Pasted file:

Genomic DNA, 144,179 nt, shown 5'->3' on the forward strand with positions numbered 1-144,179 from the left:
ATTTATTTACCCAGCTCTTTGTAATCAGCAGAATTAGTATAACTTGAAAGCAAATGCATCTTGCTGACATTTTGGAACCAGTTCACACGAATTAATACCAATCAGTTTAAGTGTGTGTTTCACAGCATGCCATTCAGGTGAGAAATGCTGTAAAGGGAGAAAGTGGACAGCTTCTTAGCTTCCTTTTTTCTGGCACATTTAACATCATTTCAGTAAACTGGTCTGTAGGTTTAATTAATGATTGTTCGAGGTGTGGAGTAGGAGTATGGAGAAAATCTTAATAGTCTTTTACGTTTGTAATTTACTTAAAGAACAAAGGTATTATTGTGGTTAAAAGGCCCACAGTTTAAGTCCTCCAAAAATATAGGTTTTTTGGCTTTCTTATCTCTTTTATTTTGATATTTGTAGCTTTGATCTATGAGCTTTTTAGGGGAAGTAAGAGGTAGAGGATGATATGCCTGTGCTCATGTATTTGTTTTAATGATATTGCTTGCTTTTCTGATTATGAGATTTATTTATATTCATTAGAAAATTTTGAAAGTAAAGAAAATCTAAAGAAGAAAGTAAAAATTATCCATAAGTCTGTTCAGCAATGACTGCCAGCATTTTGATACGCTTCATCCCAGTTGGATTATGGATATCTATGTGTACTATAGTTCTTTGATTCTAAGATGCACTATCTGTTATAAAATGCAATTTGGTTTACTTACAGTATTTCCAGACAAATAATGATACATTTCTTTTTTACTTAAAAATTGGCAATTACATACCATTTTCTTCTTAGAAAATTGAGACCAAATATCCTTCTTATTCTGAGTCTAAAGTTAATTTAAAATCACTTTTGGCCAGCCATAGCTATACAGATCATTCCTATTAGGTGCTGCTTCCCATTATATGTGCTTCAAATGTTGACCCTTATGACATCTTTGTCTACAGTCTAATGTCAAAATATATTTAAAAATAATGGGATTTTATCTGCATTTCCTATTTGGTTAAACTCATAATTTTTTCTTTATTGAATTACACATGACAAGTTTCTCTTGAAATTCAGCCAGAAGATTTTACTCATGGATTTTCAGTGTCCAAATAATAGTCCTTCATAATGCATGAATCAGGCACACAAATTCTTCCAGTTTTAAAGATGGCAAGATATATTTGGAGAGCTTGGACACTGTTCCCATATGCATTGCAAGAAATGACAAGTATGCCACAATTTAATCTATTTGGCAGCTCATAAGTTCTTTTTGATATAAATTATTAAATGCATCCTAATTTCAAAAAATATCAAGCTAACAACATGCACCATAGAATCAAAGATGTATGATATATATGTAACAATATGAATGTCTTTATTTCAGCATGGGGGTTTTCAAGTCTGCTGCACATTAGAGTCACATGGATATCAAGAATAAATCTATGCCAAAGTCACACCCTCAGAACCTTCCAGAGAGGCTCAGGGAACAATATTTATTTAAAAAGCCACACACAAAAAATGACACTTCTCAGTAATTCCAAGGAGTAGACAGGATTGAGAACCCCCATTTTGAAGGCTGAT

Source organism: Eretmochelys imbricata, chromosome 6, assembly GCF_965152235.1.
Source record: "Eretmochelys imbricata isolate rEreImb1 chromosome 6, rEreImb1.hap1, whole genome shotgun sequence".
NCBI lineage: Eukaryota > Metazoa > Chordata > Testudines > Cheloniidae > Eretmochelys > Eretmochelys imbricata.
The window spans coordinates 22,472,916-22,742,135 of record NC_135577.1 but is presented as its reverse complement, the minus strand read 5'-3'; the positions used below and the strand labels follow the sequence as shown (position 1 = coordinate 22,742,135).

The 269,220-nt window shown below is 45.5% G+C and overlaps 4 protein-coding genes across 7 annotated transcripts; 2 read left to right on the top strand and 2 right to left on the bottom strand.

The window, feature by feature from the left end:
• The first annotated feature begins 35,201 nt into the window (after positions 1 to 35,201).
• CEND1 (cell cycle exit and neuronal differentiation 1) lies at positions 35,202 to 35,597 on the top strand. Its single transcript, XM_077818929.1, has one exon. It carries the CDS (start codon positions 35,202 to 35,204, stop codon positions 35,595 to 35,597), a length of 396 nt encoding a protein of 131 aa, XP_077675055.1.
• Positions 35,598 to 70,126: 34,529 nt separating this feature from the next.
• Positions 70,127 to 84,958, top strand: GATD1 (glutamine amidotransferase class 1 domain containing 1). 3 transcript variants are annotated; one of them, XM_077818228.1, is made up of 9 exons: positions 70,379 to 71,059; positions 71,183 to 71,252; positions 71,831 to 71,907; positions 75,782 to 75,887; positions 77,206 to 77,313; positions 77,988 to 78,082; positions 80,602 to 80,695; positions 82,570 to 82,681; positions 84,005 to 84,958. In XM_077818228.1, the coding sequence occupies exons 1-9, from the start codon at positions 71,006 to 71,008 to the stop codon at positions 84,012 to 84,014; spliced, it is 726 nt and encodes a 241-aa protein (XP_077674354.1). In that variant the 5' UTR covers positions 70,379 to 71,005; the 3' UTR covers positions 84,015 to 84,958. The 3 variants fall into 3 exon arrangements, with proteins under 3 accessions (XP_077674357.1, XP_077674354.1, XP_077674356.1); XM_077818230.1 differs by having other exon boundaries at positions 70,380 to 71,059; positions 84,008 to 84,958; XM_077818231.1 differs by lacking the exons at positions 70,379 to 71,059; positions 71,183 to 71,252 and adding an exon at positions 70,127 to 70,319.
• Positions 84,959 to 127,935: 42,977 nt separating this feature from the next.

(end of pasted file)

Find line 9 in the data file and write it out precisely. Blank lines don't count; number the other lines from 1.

• The first annotated feature begins 35,201 nt into the window (after positions 1 to 35,201).